Tuesday, April 15, 2008

My Suicide Note

"I am depressed ... without phone ... money for rent ... money for child support ... money for debts ... money!!! ... I am haunted by the vivid memories of killings & corpses & anger & pain ... of starving or wounded children, of trigger-happy madmen, often police, of killer executioners..."
This is the suicide note of Pulitzer Prize (Feature Photography) Winner South African photojournalist, Kevin Carter (September 13, 1960 – July 27, 1994).

A few weeks back while having a quick coffee in office canteen I and friend Shanmugavel had an interesting debate.

Shan asked me what I would do if some social injustice is happening on someone and if I’m the only one there to help him….Will I save him or will I let it happen so that I can photograph it and communicate it to others to show that such incidents occur in front of our eyes. His question was whether I would be a professional communicator or a humanitarian at that moment.

Taking a closer look, this is one question that lurks around a media professional when ever he or she has to face such an incident. Unlike others he needs to perform two tasks. He has to be a responsible communicator as well as a social worker.

Now getting back to Carter’s life,

In 1993, on a trip to Sudan’s worst Famine affected areas, Carter found a girl crawling towards a food camp, located a kilometer away. When the girl stopped for a while to rest, a vulture landed nearby. Later he said that he waited about 20 minutes, hoping that the vulture would spread its wings, so that he get a catchy-stunning visual. But it didn't. However, Carter snapped the haunting photograph and chased the vulture away.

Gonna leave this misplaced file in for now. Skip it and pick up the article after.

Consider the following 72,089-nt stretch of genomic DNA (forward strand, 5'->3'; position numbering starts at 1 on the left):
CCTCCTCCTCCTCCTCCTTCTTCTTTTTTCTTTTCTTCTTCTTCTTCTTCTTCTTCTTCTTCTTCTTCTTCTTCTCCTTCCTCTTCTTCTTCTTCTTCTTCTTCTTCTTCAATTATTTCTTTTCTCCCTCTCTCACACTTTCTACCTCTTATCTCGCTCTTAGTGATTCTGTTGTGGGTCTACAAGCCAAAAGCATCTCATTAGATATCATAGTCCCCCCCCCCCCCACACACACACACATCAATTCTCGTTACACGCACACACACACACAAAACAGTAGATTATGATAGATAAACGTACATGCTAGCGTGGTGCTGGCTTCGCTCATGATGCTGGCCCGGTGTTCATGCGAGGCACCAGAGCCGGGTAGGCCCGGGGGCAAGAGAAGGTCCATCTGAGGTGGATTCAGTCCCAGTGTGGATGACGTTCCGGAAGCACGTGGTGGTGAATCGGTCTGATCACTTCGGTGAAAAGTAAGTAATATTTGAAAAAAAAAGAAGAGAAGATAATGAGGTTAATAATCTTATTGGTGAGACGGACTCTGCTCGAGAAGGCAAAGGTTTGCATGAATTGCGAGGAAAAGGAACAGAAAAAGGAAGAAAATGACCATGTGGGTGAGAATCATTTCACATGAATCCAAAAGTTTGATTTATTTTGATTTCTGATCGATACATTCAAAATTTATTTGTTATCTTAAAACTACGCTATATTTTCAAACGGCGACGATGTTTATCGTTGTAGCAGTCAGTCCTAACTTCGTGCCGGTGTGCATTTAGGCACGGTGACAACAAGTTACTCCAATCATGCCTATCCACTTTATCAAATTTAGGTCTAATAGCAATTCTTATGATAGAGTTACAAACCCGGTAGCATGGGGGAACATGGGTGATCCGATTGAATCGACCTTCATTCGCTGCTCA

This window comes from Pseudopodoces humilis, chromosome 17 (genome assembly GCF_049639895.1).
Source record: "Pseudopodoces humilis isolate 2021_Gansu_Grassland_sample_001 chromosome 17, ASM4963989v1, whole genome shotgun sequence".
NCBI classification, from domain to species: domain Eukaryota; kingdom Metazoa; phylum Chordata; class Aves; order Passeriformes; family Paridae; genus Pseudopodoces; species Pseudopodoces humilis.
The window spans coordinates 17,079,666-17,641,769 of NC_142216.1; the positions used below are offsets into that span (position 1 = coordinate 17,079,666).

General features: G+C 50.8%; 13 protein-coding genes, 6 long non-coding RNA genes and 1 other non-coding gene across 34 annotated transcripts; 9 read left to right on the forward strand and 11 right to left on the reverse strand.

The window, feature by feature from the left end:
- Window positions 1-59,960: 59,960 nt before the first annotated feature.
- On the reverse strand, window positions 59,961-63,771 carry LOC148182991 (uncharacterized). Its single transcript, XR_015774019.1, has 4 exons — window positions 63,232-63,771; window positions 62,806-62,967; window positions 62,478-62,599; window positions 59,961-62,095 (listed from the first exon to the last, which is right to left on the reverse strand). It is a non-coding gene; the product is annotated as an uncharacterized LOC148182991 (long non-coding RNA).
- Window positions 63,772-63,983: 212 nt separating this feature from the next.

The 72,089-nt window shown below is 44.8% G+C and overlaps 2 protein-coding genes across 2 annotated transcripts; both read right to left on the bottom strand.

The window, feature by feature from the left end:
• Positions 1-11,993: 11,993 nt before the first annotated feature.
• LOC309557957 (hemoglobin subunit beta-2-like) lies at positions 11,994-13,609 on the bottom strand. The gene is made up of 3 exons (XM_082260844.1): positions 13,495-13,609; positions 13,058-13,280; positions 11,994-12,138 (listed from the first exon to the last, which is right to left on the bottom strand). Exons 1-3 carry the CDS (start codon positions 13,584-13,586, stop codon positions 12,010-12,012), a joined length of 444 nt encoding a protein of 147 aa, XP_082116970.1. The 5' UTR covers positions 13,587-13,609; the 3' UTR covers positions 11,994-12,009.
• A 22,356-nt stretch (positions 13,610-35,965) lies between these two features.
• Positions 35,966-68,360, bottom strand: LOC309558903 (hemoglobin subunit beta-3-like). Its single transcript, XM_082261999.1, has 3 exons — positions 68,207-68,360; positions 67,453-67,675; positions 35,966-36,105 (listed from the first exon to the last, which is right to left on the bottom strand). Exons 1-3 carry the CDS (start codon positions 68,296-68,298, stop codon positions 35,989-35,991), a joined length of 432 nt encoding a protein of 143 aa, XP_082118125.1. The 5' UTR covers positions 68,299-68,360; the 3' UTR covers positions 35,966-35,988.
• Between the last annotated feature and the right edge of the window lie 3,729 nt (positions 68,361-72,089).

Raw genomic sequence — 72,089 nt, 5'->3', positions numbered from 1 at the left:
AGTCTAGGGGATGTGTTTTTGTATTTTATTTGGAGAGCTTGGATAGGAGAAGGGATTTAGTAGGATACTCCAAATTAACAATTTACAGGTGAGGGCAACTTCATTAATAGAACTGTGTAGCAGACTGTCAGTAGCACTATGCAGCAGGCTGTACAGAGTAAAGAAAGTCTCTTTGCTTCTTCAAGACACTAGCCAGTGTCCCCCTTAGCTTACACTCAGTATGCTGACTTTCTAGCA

The New York Times brought this pic, where it appeared for the first time on March 26, 1993 and hundreds of people contacted the newspaper to ask whether the child had survived. In fact they had to run a special editor's note saying the girl had enough strength to walk away from the vulture, but that her ultimate fate was unknown.

Kevin Carter was awarded the Pulitzer Prize for Feature Photography on May 23, 1994 at Columbia University's Low Memorial Library.

This made many communication guys wonder whether there is any difference between the photographer and the vulture on than space.

“The man adjusting his lens to take just the right frame of her suffering might just as well be a predator, another vulture on the scene.”

Both the species, the vulture and the communicator, cared only of their hunger.
Kevin Carter was the first to photograph a public execution by "necklacing" in South Africa in the mid-1980s. He defined it in this way:
"I was appalled at what they were doing. I was appalled at what I was doing. But then people started talking about those pictures... then I felt that maybe my actions hadn't been at all bad. Being a witness to something this horrible wasn't necessarily such a bad thing to do."

After reading about him I told this in my mind “Shan, Cartner’s suicide note is a precious gift for all media professionals. We had copied this note a million times, but hardly anyone is brave enough to take that last step taken by him “.